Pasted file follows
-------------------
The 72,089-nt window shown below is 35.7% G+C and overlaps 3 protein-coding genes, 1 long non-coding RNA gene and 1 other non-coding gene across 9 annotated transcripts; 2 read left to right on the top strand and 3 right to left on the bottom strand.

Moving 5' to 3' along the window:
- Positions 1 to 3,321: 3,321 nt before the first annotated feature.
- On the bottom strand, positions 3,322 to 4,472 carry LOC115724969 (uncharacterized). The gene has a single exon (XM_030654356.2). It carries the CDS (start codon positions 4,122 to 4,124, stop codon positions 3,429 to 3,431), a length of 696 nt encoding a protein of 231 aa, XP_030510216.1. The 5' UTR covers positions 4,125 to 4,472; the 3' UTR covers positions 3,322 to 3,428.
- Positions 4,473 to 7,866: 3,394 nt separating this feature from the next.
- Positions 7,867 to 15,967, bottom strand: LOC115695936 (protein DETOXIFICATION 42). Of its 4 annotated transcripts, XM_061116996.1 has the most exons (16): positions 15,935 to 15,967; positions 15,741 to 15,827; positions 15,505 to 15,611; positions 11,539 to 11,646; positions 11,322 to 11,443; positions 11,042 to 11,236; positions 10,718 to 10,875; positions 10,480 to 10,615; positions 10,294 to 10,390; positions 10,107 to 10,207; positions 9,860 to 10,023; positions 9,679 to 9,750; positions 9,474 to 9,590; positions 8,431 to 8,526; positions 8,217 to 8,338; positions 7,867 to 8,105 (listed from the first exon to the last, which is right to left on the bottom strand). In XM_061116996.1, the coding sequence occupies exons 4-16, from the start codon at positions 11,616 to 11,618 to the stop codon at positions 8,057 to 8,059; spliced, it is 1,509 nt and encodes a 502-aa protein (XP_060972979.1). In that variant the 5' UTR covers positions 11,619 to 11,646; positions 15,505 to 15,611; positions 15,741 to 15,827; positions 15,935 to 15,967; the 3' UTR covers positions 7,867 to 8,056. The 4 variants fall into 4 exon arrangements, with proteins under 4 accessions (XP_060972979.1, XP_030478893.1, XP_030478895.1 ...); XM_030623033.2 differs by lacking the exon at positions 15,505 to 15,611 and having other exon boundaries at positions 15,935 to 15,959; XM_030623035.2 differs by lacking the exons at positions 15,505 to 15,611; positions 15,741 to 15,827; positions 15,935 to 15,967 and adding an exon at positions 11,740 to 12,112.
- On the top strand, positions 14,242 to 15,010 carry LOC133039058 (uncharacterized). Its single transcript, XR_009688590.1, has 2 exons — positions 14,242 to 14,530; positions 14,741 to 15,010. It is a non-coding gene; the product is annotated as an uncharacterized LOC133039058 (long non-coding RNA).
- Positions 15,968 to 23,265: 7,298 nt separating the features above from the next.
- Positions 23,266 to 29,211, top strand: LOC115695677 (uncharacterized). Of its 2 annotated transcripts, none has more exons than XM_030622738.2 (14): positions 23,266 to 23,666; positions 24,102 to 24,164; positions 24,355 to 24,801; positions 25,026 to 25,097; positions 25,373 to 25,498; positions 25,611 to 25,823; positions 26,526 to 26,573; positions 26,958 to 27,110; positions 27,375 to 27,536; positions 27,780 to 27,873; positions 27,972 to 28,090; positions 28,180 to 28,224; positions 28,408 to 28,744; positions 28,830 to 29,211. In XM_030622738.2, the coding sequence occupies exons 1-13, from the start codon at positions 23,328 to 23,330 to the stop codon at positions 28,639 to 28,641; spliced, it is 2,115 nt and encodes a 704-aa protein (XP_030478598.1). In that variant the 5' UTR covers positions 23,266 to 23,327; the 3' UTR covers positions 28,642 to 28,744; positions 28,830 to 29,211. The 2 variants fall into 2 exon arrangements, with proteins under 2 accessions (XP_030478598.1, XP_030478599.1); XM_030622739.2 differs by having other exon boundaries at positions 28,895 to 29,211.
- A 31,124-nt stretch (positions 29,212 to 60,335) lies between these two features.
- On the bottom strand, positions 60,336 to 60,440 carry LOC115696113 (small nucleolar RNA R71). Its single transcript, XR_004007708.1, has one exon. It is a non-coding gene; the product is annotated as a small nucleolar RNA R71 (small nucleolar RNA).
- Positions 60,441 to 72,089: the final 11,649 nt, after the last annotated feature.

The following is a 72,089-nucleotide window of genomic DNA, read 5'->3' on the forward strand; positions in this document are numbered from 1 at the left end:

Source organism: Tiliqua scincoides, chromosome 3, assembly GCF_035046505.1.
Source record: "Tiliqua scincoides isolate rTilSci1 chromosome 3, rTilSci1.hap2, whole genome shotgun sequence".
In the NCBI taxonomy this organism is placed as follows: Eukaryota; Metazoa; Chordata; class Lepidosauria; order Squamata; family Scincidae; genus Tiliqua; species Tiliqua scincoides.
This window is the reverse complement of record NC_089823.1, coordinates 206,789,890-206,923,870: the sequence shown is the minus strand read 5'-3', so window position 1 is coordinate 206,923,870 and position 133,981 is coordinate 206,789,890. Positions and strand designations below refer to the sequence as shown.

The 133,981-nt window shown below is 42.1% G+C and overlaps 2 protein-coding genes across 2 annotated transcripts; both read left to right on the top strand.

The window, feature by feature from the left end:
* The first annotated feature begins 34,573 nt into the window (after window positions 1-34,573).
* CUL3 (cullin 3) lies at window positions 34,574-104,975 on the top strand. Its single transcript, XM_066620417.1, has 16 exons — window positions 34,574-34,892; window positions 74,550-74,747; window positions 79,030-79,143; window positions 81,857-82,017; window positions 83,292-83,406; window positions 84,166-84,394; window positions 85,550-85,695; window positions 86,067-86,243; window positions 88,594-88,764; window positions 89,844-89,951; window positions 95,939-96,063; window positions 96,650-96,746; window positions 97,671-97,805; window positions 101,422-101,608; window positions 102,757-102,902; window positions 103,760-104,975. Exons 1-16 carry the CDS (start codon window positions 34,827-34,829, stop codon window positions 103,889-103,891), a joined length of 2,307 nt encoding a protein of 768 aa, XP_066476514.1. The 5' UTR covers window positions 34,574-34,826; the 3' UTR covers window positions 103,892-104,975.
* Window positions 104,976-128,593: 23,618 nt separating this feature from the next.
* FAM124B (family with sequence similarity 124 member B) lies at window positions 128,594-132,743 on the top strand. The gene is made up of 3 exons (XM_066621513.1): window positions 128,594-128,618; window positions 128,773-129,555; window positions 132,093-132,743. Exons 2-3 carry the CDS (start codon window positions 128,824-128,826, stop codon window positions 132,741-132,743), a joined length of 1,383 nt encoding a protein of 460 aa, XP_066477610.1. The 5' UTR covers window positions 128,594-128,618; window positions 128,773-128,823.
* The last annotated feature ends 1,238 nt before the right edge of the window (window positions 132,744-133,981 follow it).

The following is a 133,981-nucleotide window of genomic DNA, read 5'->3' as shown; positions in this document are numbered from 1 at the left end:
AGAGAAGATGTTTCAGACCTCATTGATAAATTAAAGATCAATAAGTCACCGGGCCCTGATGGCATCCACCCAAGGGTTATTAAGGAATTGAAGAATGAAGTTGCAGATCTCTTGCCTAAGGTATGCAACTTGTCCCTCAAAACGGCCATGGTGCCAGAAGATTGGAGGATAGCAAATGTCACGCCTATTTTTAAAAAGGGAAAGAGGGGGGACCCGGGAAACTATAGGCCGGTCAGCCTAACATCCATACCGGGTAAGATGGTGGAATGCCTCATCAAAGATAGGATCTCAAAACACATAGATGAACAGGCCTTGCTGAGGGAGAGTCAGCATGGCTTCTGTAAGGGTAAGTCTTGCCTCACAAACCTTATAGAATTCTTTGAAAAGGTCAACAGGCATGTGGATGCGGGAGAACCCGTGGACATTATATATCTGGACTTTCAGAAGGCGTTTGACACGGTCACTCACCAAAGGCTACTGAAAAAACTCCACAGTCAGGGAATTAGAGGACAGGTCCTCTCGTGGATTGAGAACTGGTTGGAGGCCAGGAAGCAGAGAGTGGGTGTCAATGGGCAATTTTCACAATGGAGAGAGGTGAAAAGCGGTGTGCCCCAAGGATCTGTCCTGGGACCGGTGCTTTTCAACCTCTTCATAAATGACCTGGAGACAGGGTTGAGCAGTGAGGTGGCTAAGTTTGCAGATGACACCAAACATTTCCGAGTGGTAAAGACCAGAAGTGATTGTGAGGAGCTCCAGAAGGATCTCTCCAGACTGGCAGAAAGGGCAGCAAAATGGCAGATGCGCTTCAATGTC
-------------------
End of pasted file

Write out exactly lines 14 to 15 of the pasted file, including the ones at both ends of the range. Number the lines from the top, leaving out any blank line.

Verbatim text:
Source organism: Tiliqua scincoides, chromosome 3, assembly GCF_035046505.1.
Source record: "Tiliqua scincoides isolate rTilSci1 chromosome 3, rTilSci1.hap2, whole genome shotgun sequence".